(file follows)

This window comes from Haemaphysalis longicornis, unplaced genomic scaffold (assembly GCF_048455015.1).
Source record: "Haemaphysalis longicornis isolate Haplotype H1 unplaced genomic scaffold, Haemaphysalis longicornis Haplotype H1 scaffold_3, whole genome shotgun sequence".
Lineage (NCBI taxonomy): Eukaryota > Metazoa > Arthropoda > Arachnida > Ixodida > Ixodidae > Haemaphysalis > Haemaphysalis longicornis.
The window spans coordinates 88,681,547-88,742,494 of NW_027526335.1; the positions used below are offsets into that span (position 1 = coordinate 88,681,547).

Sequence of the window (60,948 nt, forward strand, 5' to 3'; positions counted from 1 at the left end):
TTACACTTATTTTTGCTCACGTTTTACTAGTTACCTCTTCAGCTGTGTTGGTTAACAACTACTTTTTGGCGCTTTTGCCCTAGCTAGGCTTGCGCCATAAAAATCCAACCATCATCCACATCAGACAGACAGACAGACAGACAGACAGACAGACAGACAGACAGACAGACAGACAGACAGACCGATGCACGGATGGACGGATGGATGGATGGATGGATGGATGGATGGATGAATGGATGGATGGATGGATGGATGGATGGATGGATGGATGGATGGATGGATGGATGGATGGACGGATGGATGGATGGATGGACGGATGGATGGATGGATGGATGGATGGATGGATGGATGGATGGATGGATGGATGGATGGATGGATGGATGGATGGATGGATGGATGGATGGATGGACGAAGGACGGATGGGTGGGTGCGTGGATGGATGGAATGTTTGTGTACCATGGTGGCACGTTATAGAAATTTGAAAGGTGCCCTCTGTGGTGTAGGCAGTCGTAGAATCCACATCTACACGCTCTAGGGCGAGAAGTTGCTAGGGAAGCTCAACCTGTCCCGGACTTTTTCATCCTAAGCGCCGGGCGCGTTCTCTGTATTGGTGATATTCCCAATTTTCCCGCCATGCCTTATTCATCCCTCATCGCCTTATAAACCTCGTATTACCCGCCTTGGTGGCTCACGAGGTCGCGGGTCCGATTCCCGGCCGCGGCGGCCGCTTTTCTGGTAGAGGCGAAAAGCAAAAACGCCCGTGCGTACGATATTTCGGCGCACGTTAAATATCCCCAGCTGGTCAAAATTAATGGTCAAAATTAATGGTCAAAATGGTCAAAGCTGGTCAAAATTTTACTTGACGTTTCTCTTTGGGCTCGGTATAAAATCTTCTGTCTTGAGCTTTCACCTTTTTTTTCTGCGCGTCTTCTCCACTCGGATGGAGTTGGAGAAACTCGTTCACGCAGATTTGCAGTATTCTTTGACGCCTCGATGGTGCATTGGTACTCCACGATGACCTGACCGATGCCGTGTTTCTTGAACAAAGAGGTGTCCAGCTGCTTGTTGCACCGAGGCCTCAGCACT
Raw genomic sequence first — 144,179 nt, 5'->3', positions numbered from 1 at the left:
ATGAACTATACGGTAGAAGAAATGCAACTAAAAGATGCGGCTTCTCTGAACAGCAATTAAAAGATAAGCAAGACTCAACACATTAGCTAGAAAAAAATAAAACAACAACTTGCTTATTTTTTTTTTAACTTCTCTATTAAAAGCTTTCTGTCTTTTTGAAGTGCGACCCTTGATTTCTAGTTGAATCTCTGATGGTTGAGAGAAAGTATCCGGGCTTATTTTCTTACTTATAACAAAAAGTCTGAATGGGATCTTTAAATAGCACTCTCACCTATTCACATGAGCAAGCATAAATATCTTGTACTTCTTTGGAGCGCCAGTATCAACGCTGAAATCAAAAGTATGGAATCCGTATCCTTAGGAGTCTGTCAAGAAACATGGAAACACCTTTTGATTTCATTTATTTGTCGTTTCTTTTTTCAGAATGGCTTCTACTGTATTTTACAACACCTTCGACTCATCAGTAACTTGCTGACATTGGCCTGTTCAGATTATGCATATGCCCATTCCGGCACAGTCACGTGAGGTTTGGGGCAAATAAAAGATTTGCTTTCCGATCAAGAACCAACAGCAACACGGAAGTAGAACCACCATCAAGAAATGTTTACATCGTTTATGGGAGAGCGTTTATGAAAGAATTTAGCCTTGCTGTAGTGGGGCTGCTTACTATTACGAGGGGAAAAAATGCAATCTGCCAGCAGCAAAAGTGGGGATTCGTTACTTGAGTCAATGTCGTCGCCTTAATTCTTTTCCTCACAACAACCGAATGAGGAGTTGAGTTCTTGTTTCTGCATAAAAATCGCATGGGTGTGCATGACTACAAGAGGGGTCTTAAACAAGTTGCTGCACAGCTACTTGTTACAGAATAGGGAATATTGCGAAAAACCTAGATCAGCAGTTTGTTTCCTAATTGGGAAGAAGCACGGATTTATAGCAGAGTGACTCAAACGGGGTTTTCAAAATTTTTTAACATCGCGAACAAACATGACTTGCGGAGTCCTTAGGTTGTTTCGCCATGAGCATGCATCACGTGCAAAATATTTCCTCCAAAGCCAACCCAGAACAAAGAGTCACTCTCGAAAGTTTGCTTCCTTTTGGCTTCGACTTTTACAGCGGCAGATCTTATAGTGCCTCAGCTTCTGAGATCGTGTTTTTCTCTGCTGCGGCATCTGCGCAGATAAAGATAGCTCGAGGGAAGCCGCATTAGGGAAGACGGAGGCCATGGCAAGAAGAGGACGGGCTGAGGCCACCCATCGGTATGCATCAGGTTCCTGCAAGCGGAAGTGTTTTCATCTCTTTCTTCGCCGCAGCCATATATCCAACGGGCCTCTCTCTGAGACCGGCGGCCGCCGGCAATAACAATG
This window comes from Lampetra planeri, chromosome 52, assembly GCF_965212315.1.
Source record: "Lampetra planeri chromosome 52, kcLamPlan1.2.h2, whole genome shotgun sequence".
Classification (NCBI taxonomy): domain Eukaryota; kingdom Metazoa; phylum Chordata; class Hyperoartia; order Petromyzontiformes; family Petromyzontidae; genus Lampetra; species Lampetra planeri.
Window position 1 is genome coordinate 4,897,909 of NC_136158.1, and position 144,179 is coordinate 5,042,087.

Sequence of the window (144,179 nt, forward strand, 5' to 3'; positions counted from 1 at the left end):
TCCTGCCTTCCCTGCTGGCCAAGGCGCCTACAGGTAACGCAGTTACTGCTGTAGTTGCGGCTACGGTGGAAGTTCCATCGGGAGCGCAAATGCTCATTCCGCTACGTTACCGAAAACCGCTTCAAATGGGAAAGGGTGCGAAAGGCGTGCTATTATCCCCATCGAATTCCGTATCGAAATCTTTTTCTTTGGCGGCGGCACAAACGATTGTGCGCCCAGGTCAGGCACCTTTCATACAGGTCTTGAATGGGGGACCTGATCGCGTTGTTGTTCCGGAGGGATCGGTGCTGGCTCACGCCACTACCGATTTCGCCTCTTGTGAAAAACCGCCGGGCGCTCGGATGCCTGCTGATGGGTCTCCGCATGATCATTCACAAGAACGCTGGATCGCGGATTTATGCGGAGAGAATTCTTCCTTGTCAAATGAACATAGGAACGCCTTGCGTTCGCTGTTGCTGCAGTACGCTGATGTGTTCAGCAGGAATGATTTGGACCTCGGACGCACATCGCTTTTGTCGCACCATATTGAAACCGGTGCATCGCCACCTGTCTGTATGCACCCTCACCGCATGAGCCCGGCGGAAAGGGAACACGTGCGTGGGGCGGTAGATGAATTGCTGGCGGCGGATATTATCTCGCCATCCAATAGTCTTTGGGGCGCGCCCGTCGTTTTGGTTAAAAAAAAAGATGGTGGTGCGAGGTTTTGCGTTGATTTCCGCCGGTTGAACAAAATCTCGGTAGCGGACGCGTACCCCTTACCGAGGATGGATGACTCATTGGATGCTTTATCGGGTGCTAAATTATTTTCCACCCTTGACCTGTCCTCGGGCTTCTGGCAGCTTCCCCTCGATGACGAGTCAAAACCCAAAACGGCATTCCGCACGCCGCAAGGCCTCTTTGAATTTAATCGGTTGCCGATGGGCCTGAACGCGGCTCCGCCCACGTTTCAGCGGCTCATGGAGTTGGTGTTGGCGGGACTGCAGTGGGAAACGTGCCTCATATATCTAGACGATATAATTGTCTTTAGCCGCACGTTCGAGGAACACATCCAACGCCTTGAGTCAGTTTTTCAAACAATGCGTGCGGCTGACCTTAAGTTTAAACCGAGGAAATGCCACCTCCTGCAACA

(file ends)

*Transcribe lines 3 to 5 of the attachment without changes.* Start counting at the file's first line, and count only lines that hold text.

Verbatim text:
Lineage (NCBI taxonomy): Eukaryota > Metazoa > Arthropoda > Arachnida > Ixodida > Ixodidae > Haemaphysalis > Haemaphysalis longicornis.
The window spans coordinates 88,681,547-88,742,494 of NW_027526335.1; the positions used below are offsets into that span (position 1 = coordinate 88,681,547).

Sequence of the window (60,948 nt, forward strand, 5' to 3'; positions counted from 1 at the left end):